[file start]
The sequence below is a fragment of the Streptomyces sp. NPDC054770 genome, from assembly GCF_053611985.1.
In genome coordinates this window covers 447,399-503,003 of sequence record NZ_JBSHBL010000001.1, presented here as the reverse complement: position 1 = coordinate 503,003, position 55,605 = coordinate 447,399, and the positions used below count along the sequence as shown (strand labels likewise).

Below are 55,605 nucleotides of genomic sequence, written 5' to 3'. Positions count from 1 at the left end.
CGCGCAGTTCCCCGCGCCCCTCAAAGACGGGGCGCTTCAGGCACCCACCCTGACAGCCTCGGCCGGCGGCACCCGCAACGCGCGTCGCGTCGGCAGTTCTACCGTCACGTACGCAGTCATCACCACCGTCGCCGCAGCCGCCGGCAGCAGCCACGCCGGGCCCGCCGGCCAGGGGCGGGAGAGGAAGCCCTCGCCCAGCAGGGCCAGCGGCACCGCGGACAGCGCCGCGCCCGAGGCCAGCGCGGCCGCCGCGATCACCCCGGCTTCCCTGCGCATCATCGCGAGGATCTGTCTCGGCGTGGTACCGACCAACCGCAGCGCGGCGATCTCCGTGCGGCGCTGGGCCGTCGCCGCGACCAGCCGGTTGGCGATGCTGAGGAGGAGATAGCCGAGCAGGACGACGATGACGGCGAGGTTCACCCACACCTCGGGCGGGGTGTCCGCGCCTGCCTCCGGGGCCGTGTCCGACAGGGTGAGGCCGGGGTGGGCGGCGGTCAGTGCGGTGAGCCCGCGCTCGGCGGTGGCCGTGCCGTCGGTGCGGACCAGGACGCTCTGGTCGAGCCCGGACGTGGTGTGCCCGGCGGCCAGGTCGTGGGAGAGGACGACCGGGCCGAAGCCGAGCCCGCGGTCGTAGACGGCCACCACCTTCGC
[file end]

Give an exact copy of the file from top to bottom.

The sequence below is a fragment of the Streptomyces sp. NPDC054770 genome, from assembly GCF_053611985.1.
In genome coordinates this window covers 447,399-503,003 of sequence record NZ_JBSHBL010000001.1, presented here as the reverse complement: position 1 = coordinate 503,003, position 55,605 = coordinate 447,399, and the positions used below count along the sequence as shown (strand labels likewise).

Below are 55,605 nucleotides of genomic sequence, written 5' to 3'. Positions count from 1 at the left end.
CGCGCAGTTCCCCGCGCCCCTCAAAGACGGGGCGCTTCAGGCACCCACCCTGACAGCCTCGGCCGGCGGCACCCGCAACGCGCGTCGCGTCGGCAGTTCTACCGTCACGTACGCAGTCATCACCACCGTCGCCGCAGCCGCCGGCAGCAGCCACGCCGGGCCCGCCGGCCAGGGGCGGGAGAGGAAGCCCTCGCCCAGCAGGGCCAGCGGCACCGCGGACAGCGCCGCGCCCGAGGCCAGCGCGGCCGCCGCGATCACCCCGGCTTCCCTGCGCATCATCGCGAGGATCTGTCTCGGCGTGGTACCGACCAACCGCAGCGCGGCGATCTCCGTGCGGCGCTGGGCCGTCGCCGCGACCAGCCGGTTGGCGATGCTGAGGAGGAGATAGCCGAGCAGGACGACGATGACGGCGAGGTTCACCCACACCTCGGGCGGGGTGTCCGCGCCTGCCTCCGGGGCCGTGTCCGACAGGGTGAGGCCGGGGTGGGCGGCGGTCAGTGCGGTGAGCCCGCGCTCGGCGGTGGCCGTGCCGTCGGTGCGGACCAGGACGCTCTGGTCGAGCCCGGACGTGGTGTGCCCGGCGGCCAGGTCGTGGGAGAGGACGACCGGGCCGAAGCCGAGCCCGCGGTCGTAGACGGCCACCACCTTCGC